Here are the Pre Classic entry lists. Here’s the schedule of events (all times Eastern):

10 p.m. — Men’s Pole Vault
10:05 — Women’s High Jump
10:30 — Women’s 10,000m (U.S. Championships)
11:15 — Men’s 10,000m (U.S. Championships)
11:46 — Women’s Discus
11:55 — Women’s 2 Mile
12:12 a.m. — Women’s 5000m
12:35 — Men’s 5000m

3:29 p.m. — Men’s 1500m
3:33 — Women’s Long Jump
3:41 — Women’s Para 100m T63
3:49 — Men’s Para 400m T62
4:04 — Men’s 400m Hurdles
4:10 — Men’s 5000m
4:33 — Women’s 100m
4:43 — Women’s 100m Hurdles
4:49 — Women’s 1500m
5 — Men’s 400m
5:04 — Men’s Shot Put
5:06 — Women’s 800m
5:14 — Women’s 3000m Steeplechase
5:33 — Women’s 200m
5:39 — Men’s Mile
5:52 — Men’s 100m

Here are eight events to watch (statistics via and World Athletics):

Men’s Pole Vault — Friday, 10 p.m. ET
Every time Mondo Duplantis competes, the world record is under threat. He broke the overall record four times since the start of 2020 (all indoors) and also broke Sergey Bubka‘s outdoor record in 2020. At Pre, Duplantis could be pushed by fellow Olympic medalists Frenchman Renaud Lavillenie and American Chris Nilsen.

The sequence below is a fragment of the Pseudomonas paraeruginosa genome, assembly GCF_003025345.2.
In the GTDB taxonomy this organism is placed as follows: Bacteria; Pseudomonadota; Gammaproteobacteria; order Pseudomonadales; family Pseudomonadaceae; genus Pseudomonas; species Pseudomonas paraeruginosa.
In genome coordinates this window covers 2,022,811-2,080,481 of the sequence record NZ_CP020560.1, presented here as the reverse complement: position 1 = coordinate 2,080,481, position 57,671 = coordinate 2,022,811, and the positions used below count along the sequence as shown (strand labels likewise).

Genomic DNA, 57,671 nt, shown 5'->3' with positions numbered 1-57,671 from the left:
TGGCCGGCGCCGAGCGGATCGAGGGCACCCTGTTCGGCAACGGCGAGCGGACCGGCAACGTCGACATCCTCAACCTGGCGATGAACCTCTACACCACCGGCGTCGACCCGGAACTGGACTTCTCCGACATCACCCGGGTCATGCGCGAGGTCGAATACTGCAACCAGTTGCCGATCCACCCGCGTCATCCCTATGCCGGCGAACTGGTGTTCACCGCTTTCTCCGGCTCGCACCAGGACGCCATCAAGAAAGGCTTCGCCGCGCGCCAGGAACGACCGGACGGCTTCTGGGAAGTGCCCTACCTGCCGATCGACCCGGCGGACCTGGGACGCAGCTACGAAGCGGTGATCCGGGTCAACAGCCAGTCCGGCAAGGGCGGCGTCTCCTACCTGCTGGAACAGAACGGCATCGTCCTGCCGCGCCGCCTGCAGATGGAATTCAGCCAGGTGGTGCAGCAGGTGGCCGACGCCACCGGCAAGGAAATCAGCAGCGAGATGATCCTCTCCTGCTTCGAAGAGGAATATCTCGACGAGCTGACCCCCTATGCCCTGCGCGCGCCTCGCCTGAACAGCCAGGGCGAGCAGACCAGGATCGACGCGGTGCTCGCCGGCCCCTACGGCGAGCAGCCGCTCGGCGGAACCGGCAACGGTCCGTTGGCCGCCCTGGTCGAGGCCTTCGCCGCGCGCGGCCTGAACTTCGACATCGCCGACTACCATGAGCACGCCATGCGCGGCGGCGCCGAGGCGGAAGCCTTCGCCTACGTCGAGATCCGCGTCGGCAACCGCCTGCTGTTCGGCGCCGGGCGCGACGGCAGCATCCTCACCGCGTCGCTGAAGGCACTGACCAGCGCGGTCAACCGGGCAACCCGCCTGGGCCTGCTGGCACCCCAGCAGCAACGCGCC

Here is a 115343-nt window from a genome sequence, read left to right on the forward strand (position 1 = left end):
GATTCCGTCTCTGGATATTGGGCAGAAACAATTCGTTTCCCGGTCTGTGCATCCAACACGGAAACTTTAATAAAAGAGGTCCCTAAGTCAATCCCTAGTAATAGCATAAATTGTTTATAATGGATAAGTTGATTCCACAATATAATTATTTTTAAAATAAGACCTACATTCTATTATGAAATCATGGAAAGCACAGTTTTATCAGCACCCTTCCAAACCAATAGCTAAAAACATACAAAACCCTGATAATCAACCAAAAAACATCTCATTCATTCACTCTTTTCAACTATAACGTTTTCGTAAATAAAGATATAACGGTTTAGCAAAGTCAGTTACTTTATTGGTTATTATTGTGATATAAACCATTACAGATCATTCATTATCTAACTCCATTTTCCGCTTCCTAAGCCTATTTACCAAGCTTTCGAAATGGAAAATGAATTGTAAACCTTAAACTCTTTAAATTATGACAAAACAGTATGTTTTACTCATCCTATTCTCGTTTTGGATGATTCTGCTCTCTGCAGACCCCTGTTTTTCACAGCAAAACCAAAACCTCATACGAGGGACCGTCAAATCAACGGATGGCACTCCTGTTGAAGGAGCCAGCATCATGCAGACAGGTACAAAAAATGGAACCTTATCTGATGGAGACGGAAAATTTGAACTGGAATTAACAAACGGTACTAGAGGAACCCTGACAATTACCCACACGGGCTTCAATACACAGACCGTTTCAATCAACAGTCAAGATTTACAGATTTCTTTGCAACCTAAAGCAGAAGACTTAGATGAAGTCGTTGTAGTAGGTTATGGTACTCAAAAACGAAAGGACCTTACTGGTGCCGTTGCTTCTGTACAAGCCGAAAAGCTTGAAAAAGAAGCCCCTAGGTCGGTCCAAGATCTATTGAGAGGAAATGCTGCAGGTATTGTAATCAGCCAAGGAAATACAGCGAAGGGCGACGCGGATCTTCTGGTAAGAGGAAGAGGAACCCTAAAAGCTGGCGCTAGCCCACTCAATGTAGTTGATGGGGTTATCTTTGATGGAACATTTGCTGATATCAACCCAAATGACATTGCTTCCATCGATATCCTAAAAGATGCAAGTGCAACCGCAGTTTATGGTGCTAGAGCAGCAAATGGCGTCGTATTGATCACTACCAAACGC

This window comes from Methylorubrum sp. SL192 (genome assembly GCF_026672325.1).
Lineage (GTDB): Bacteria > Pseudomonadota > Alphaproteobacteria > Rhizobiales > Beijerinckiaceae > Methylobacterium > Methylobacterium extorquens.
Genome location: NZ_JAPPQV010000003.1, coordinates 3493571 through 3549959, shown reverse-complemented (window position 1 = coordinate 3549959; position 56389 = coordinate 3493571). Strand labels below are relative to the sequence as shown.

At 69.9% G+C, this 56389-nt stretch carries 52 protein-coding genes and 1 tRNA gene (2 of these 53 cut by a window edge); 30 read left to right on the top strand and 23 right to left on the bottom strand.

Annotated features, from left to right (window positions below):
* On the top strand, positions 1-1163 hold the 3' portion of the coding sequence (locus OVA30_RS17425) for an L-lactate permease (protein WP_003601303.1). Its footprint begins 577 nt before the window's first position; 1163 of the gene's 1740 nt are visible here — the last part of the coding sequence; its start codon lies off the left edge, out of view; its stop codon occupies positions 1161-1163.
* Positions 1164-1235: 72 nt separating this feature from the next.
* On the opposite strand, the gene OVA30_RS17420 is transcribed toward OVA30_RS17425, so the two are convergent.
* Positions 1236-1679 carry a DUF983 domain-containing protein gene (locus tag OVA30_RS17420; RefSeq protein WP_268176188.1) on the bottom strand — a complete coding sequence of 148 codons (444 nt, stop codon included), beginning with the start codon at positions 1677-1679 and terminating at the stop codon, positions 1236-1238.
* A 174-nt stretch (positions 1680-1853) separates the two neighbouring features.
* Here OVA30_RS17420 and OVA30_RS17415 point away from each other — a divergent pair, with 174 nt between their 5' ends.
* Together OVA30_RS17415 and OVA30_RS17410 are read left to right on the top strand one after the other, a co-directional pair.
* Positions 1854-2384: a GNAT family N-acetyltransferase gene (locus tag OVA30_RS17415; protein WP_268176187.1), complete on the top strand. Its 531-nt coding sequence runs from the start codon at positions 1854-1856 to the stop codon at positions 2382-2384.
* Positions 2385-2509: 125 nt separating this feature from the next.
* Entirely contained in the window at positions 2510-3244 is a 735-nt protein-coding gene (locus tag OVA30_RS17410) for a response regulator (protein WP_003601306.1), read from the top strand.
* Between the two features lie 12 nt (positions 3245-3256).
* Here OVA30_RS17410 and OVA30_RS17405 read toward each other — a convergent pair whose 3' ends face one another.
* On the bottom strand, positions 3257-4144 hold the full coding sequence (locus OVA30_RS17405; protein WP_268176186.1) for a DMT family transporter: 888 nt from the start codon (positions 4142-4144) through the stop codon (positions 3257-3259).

Men’s 10,000m — Friday, 11:15 p.m. ET
Top three qualify for July’s world championships if they have the standard of 27:28. The top five from last year’s U.S. Olympic Trials are entered, led by Olympians Grant Fisher (fifth in Tokyo), Woody Kincaid (15th) and Joe Klecker (16th). The field also includes two-time Olympian Lopez Lomong and fellow veteran Ben True, a two-time world championships runner who also finished fourth, fifth and sixth in Olympic Trials races.

Women’s 100m — Saturday, 4:33 p.m. ET